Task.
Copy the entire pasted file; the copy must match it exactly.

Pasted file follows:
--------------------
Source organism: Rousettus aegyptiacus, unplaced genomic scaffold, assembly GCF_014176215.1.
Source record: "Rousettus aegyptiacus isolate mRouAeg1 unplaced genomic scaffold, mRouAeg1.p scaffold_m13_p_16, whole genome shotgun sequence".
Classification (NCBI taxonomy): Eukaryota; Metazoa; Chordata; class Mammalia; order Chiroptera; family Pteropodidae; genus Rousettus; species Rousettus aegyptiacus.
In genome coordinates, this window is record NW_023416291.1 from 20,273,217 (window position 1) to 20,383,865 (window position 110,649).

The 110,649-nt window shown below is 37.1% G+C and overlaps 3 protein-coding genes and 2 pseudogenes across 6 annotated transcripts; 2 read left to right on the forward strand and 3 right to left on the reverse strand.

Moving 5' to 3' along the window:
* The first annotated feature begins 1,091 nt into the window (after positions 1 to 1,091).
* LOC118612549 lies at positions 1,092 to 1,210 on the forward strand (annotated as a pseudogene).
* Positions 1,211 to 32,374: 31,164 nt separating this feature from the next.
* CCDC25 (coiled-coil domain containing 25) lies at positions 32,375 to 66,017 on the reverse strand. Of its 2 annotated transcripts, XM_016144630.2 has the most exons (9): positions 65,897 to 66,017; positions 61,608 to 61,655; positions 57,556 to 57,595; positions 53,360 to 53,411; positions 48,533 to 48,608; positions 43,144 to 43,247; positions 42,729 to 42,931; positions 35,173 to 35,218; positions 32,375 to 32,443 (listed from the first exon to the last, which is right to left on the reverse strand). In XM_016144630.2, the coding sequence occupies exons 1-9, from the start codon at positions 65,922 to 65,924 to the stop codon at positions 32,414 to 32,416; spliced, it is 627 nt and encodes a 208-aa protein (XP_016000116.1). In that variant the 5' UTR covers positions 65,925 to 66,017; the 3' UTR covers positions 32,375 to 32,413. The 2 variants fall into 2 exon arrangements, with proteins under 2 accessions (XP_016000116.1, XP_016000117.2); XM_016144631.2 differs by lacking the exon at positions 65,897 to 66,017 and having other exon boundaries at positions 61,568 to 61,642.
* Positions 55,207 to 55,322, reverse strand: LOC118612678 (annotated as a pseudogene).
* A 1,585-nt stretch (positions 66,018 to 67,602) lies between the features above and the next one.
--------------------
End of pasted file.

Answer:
Source organism: Rousettus aegyptiacus, unplaced genomic scaffold, assembly GCF_014176215.1.
Source record: "Rousettus aegyptiacus isolate mRouAeg1 unplaced genomic scaffold, mRouAeg1.p scaffold_m13_p_16, whole genome shotgun sequence".
Classification (NCBI taxonomy): Eukaryota; Metazoa; Chordata; class Mammalia; order Chiroptera; family Pteropodidae; genus Rousettus; species Rousettus aegyptiacus.
In genome coordinates, this window is record NW_023416291.1 from 20,273,217 (window position 1) to 20,383,865 (window position 110,649).

The 110,649-nt window shown below is 37.1% G+C and overlaps 3 protein-coding genes and 2 pseudogenes across 6 annotated transcripts; 2 read left to right on the forward strand and 3 right to left on the reverse strand.

Moving 5' to 3' along the window:
* The first annotated feature begins 1,091 nt into the window (after positions 1 to 1,091).
* LOC118612549 lies at positions 1,092 to 1,210 on the forward strand (annotated as a pseudogene).
* Positions 1,211 to 32,374: 31,164 nt separating this feature from the next.
* CCDC25 (coiled-coil domain containing 25) lies at positions 32,375 to 66,017 on the reverse strand. Of its 2 annotated transcripts, XM_016144630.2 has the most exons (9): positions 65,897 to 66,017; positions 61,608 to 61,655; positions 57,556 to 57,595; positions 53,360 to 53,411; positions 48,533 to 48,608; positions 43,144 to 43,247; positions 42,729 to 42,931; positions 35,173 to 35,218; positions 32,375 to 32,443 (listed from the first exon to the last, which is right to left on the reverse strand). In XM_016144630.2, the coding sequence occupies exons 1-9, from the start codon at positions 65,922 to 65,924 to the stop codon at positions 32,414 to 32,416; spliced, it is 627 nt and encodes a 208-aa protein (XP_016000116.1). In that variant the 5' UTR covers positions 65,925 to 66,017; the 3' UTR covers positions 32,375 to 32,413. The 2 variants fall into 2 exon arrangements, with proteins under 2 accessions (XP_016000116.1, XP_016000117.2); XM_016144631.2 differs by lacking the exon at positions 65,897 to 66,017 and having other exon boundaries at positions 61,568 to 61,642.
* Positions 55,207 to 55,322, reverse strand: LOC118612678 (annotated as a pseudogene).
* A 1,585-nt stretch (positions 66,018 to 67,602) lies between the features above and the next one.